National Reserve Bank of Tonga Issues the Demand Side Survey Report

The National Reserve Bank of Tonga releases today a report on a Demand Side Survey (DSS) conducted last year in partnership with the Tonga Department of Statistics together with the assistance of the Pacific Financial Inclusion Programme (PFIP) and the Bankable Frontier Associates (BFA). This nationally representative survey covered randomly selected households across Tonga from the urban, rural and remote areas including the outer islands.

The purpose of the survey was to identify the baseline level and condition of access and usage of financial services and products in Tonga. In addition, the survey identified the challenges and barriers that are faced by Tongan people with regards to accessing financial products and services, the type of products and services that are in demand as well as the level of awareness and financial literacy of the people.

The main findings of the survey included the following:

  • Tonga’s level of financial inclusion is comparable with the rest of the Pacific region, particularly Samoa.
  • 34% of Tongan adults are completely excluded from financial services, with another 14% only accessing informal financial service instruments such as savings clubs, shop credit, moneylenders, or hire purchases. Only 41% of Tongan adults have a bank account. Those more likely to be financially excluded are low-income earners, casual income-earners and most of the residents of Ha’apai.
  • Unlike other Pacific Island countries, there is no apparent gender gap in bank account ownership, and neither does age appear to be a factor for account ownership.
  • Financial transactions are heavily cash-based, with the majority of Tongan adults (with the exception of the public sector) receiving income in cash. Nearly all Tongans pay utility and school payments with cash instead of using digital channels such as bank transfers, debit cards or mobile money.
  • Tongans rely heavily on informal savings and credit, with 46% of Tongan adults saving at home and 23% using savings clubs.
  • Remittances are an important income source for many Tongan adults, with 70% reported receiving remittances in the last year.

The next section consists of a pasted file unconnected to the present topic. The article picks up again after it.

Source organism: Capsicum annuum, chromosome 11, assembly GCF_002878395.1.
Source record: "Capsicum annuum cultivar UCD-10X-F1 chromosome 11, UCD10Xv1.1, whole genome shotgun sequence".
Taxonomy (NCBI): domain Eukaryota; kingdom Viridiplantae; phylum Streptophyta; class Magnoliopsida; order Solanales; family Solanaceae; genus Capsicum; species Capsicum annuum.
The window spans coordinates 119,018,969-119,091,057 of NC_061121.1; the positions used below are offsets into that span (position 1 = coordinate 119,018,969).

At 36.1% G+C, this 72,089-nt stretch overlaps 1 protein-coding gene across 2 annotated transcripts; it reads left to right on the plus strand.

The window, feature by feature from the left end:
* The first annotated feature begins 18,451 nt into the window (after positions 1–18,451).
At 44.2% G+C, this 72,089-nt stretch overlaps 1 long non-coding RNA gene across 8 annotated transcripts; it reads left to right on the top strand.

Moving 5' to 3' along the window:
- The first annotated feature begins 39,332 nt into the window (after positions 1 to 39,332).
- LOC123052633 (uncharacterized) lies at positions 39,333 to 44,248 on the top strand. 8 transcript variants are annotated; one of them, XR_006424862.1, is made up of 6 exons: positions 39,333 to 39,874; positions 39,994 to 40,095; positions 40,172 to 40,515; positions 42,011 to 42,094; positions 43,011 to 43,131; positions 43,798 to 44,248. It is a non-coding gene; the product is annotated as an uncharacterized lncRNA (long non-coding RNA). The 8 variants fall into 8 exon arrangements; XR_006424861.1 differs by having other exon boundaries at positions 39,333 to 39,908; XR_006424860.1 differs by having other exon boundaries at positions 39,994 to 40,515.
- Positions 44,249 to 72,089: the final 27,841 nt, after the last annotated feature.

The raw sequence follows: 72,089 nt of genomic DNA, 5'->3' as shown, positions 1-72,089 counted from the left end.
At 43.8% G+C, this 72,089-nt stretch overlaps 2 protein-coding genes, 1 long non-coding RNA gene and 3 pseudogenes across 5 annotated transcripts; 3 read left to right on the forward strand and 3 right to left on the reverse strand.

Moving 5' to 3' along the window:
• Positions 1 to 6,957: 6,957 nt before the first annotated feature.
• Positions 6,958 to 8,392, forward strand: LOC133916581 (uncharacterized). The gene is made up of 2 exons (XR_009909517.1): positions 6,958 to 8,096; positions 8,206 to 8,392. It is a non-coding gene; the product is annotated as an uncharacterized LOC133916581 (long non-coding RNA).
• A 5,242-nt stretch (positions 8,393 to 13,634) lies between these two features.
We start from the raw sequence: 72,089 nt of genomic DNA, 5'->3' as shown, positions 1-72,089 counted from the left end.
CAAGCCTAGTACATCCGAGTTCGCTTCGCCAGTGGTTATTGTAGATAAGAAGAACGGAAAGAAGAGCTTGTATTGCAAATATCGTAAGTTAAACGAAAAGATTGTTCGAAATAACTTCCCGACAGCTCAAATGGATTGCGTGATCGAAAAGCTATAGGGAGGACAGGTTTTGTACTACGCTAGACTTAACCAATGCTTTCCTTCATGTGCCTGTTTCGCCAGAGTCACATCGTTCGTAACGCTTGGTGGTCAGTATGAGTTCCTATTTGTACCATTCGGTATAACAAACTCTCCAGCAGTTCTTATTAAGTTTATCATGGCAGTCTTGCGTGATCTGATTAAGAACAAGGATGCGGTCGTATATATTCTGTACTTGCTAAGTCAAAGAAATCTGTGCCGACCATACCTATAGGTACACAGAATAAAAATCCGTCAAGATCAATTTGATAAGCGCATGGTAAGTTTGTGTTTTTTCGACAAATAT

• 63% reported saving geared towards everyday expenses and social obligations, rather than saving for long term goals such as housing, business, asset accumulation or education.
  • Many Tongans do not feel the need for insurance coverage.

The result of the survey has provided a platform where the Reserve Bank, financial service providers, government and other relevant stakeholders join forces to develop and improve financial inclusion in Tonga. In issuing the report on the Demand Side Survey, the Governor of the Reserve Bank, Sione Ngongo Kioa, hopes that the result of the survey would contribute to improving people’s confidence to access the formal financial system and appropriate financial products and services are available to meet the public’s demand.

The Reserve Bank’s mandate under the National Reserve Bank of Tonga Act was recently extended to include promoting financial inclusion, as it recognizes that this supports its role of ensuring inclusive economic growth and macroeconomic stability, and that financial inclusion is not just about the availability and sustainability of financial services in the remote areas, but also the affordability and relevance of these services to the livelihood of the people of Tonga.

The DSS report can be found here.


Financial Inclusion Unit
National Reserve Bank of Tonga

Telephone: (676) 24057
Fax: (676) 24201 

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